Saudi Arabia may be blocked from future arms purchases as world leaders are calling on the government to provide more information on the death of journalist Jamal Khashoggi. German chancellor Angela Merkel recently said that future weapon deliveries to the Middle-Eastern nation are highly unlikely until an investigation into the journalist’s death has been carried out. The German parliament approved exports worth $416.4 million to Saudi Arabia in 2018 alone, making it Germany’s second biggest defense customer, right after Algeria. One of the largest deals in recent year included the Saudi purchase of 270 Leopard A2 Main Battle Tanks. Germany is currently calling on other countries to consider setting up bans on the sales of arms to Riyadh.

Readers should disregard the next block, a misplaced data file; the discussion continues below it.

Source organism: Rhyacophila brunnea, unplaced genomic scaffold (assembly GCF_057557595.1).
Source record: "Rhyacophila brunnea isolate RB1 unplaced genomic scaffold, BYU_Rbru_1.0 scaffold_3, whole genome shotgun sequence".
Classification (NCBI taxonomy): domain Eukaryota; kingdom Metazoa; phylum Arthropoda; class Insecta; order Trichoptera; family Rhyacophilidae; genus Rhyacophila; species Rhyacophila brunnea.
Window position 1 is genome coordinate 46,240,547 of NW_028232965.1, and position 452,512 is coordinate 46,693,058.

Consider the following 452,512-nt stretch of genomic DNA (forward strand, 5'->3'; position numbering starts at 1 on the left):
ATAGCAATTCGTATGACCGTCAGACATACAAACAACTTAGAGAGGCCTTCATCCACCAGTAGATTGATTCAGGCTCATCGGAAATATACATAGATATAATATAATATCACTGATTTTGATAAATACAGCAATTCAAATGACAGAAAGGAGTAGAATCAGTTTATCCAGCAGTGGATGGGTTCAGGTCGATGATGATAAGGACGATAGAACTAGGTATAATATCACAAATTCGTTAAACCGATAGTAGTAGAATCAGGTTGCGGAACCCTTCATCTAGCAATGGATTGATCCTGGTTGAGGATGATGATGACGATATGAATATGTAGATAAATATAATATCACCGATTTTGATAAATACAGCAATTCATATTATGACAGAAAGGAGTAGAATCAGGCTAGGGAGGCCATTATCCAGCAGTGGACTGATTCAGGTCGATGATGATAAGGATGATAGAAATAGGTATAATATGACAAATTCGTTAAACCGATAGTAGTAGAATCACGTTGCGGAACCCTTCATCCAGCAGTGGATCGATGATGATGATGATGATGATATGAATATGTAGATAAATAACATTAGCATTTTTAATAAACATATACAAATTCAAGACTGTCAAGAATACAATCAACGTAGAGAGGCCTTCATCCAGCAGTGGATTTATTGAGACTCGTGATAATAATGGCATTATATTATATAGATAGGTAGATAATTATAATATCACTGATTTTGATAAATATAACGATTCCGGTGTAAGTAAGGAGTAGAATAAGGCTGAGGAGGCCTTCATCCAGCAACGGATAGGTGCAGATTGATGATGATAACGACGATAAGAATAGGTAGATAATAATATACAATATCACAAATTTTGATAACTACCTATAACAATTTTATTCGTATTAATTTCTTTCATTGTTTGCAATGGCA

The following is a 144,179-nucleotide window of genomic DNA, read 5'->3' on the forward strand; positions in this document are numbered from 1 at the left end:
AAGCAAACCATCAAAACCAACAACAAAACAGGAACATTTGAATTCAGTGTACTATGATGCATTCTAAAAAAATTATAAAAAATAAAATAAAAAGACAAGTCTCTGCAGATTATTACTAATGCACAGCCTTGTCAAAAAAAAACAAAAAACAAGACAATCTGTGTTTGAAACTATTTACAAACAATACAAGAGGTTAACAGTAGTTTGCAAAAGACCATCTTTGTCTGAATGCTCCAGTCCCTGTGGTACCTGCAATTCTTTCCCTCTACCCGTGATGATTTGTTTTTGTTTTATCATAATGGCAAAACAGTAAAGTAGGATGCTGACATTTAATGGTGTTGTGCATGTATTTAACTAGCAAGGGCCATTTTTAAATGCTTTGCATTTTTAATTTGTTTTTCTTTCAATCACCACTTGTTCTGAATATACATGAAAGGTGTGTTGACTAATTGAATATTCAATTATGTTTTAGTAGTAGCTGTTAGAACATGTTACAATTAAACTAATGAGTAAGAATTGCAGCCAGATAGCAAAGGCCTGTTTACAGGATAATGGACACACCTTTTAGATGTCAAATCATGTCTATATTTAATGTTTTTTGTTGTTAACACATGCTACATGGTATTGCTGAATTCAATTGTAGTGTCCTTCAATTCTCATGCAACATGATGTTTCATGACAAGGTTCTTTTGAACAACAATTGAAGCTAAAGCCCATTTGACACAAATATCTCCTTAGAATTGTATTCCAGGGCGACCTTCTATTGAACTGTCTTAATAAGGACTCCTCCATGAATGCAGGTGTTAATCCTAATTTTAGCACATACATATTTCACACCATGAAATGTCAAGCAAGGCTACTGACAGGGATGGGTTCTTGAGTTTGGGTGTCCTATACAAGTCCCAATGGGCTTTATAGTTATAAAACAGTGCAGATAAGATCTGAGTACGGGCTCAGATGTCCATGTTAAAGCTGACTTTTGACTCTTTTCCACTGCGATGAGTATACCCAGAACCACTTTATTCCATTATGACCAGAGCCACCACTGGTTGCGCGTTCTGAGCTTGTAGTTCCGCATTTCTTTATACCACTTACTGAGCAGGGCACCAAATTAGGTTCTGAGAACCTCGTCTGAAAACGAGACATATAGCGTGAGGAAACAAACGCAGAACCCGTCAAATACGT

Belgian news agency, Belga reports that the country has chosen Lockheed Martin’s F-35 JSF over the Eurofighter Typhoon to replace its old fleet of F-16s. Despite the final deadline being set for October 29, government sources are confident that the US-made fighter jet will make the cut. Lockheed spokeswoman Carolyn Nelson told Reuters that “the F-35 offers transformational capability for the Belgian Air Force and, if selected, will align them with a global coalition operating the world’s most advanced aircraft.” The potential deal could also strengthen Lockheed’s position in forthcoming tenders in Switzerland, Finland and Germany. The order for jets due for delivery from 2023 is estimated to be worth $4.14 billion. European countries that currently fly the F-35 include Britain, the Netherlands, Denmark, Italy and Norway.